A P.E.I. court heard on Thursday that businessman Don McDougall was caught in a crossfire between the province and two Mi’kmaq First Nations after he purchased the Mill River golf course in early 2017.
David Hooley, counsel for McDougall, argued that representatives from the Lennox Island and Abegweit First Nations failed to adequately inform him of their intention to challenge the province’s sale of the land to McDougall. He told the court that an injunction was not sought prior to early 2017 to stop the redevelopment of the site and that McDougall was largely left in the dark about the dispute.
The P.E.I. court of appeal heard the final day of arguments related to a legal challenge of the 2017 decision by the province to sell Mill River to McDougall for $500,000.
In June, Supreme Court Justice Gordon Campbell dismissed an application for judicial review of the province’s sale, brought about by the Lennox Island and Abegweit First Nations. Campbell’s decision stated that the province had met its duty to consult with the two First Nations.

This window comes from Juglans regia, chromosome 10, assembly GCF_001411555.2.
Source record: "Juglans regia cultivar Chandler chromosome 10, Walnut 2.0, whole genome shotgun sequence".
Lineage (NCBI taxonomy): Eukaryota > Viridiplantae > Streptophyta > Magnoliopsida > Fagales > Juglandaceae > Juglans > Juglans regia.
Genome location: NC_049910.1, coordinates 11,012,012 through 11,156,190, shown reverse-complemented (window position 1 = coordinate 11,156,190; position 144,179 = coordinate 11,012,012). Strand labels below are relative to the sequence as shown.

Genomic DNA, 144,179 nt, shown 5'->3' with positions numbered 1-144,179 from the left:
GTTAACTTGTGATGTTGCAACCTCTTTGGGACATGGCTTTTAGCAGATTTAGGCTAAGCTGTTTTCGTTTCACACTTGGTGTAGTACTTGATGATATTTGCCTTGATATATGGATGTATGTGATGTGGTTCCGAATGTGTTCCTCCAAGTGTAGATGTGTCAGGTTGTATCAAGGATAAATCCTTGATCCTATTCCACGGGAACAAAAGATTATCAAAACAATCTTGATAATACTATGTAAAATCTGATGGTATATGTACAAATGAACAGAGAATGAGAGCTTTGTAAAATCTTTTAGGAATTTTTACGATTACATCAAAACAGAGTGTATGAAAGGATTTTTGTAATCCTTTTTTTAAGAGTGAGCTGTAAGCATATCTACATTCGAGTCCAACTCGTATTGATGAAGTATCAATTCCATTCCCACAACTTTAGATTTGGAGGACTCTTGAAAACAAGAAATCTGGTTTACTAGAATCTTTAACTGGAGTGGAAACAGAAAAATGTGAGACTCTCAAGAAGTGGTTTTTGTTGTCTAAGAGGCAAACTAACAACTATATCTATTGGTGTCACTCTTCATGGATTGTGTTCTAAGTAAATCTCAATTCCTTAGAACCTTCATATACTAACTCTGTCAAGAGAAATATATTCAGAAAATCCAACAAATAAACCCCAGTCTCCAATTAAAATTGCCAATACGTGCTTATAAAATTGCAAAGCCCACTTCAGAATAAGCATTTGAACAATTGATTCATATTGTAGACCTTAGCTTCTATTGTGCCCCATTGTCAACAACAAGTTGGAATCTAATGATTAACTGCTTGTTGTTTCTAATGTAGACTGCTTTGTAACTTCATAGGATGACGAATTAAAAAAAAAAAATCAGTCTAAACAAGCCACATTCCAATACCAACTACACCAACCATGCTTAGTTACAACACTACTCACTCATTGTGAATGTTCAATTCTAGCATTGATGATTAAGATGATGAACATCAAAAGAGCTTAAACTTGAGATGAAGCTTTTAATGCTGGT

Hooley stated that the province’s impending sale of the Mill River golf course was publicized in local newspaper articles dating back to 2012. McDougall was not aware of specifics of talks between the province and the two Mi’kmaq communities, Hooley said.
"No one was saying to him that 'we object, we oppose, we think we have a veto,’ ” Hooley said.
"From his perspective, the Mi'kmaq sat on their rights, so to speak."
McDougall pursued the purchase of Mill River with an understanding of its importance to the region of West Prince, Hooley said.
“Mill River for Don McDougall is a legacy project,” Hooley said. “He has deep roots in West Prince.”
McDougall also understood that the property would have required up to $7 million in investments to make the property economically sustainable, Hooley said.
Hooley suggested that the Mill River site was insignificant to an assertion of title made by the Mi’kmaq over all of Prince Edward Island.
"In our submission, there's lots of other land – crown land and privately-owned land – that can be purchased to make amends to the Mi'kmaq if they eventually were to succeed in their claim to Aboriginal title," Hooley said.